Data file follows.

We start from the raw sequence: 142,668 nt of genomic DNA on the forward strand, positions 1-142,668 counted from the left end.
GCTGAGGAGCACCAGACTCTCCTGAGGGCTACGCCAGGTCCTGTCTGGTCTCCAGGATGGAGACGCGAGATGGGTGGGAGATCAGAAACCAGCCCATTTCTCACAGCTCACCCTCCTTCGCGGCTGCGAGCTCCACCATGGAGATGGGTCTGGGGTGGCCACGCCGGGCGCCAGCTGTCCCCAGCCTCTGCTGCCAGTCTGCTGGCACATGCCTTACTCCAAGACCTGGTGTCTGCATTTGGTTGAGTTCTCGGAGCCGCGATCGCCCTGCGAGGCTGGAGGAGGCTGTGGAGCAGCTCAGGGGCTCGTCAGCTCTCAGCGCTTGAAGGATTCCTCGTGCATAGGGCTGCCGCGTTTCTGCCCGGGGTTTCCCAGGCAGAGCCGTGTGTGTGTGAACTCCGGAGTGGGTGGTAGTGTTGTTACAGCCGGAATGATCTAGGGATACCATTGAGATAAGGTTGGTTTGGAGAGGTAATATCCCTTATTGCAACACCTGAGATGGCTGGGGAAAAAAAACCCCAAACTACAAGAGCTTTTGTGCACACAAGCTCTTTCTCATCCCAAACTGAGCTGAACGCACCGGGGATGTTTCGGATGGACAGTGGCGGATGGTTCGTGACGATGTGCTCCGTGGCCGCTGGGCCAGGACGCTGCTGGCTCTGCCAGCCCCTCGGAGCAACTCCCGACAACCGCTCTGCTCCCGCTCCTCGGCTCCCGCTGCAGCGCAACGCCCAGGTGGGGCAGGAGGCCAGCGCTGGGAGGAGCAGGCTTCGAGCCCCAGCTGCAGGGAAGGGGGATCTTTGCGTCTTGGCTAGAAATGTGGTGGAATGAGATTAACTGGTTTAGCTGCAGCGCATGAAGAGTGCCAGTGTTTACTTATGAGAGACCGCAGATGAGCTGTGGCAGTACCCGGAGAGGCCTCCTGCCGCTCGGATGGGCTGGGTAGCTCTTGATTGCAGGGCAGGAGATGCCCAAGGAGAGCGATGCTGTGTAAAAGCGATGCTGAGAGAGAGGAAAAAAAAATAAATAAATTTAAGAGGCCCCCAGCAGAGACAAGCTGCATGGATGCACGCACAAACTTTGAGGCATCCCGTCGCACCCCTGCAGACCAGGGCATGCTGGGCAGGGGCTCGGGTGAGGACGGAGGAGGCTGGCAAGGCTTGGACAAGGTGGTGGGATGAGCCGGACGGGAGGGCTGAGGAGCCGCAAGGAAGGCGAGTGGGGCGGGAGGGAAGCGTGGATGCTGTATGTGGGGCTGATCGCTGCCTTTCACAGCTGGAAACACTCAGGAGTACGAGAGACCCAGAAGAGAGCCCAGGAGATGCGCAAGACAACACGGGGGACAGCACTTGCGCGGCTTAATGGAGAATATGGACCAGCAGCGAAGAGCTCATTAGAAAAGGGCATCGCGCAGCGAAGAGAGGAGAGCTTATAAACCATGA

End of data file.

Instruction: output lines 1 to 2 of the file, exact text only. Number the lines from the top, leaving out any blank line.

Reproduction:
We start from the raw sequence: 142,668 nt of genomic DNA on the forward strand, positions 1-142,668 counted from the left end.
GCTGAGGAGCACCAGACTCTCCTGAGGGCTACGCCAGGTCCTGTCTGGTCTCCAGGATGGAGACGCGAGATGGGTGGGAGATCAGAAACCAGCCCATTTCTCACAGCTCACCCTCCTTCGCGGCTGCGAGCTCCACCATGGAGATGGGTCTGGGGTGGCCACGCCGGGCGCCAGCTGTCCCCAGCCTCTGCTGCCAGTCTGCTGGCACATGCCTTACTCCAAGACCTGGTGTCTGCATTTGGTTGAGTTCTCGGAGCCGCGATCGCCCTGCGAGGCTGGAGGAGGCTGTGGAGCAGCTCAGGGGCTCGTCAGCTCTCAGCGCTTGAAGGATTCCTCGTGCATAGGGCTGCCGCGTTTCTGCCCGGGGTTTCCCAGGCAGAGCCGTGTGTGTGTGAACTCCGGAGTGGGTGGTAGTGTTGTTACAGCCGGAATGATCTAGGGATACCATTGAGATAAGGTTGGTTTGGAGAGGTAATATCCCTTATTGCAACACCTGAGATGGCTGGGGAAAAAAAACCCCAAACTACAAGAGCTTTTGTGCACACAAGCTCTTTCTCATCCCAAACTGAGCTGAACGCACCGGGGATGTTTCGGATGGACAGTGGCGGATGGTTCGTGACGATGTGCTCCGTGGCCGCTGGGCCAGGACGCTGCTGGCTCTGCCAGCCCCTCGGAGCAACTCCCGACAACCGCTCTGCTCCCGCTCCTCGGCTCCCGCTGCAGCGCAACGCCCAGGTGGGGCAGGAGGCCAGCGCTGGGAGGAGCAGGCTTCGAGCCCCAGCTGCAGGGAAGGGGGATCTTTGCGTCTTGGCTAGAAATGTGGTGGAATGAGATTAACTGGTTTAGCTGCAGCGCATGAAGAGTGCCAGTGTTTACTTATGAGAGACCGCAGATGAGCTGTGGCAGTACCCGGAGAGGCCTCCTGCCGCTCGGATGGGCTGGGTAGCTCTTGATTGCAGGGCAGGAGATGCCCAAGGAGAGCGATGCTGTGTAAAAGCGATGCTGAGAGAGAGGAAAAAAAAATAAATAAATTTAAGAGGCCCCCAGCAGAGACAAGCTGCATGGATGCACGCACAAACTTTGAGGCATCCCGTCGCACCCCTGCAGACCAGGGCATGCTGGGCAGGGGCTCGGGTGAGGACGGAGGAGGCTGGCAAGGCTTGGACAAGGTGGTGGGATGAGCCGGACGGGAGGGCTGAGGAGCCGCAAGGAAGGCGAGTGGGGCGGGAGGGAAGCGTGGATGCTGTATGTGGGGCTGATCGCTGCCTTTCACAGCTGGAAACACTCAGGAGTACGAGAGACCCAGAAGAGAGCCCAGGAGATGCGCAAGACAACACGGGGGACAGCACTTGCGCGGCTTAATGGAGAATATGGACCAGCAGCGAAGAGCTCATTAGAAAAGGGCATCGCGCAGCGAAGAGAGGAGAGCTTATAAACCATGA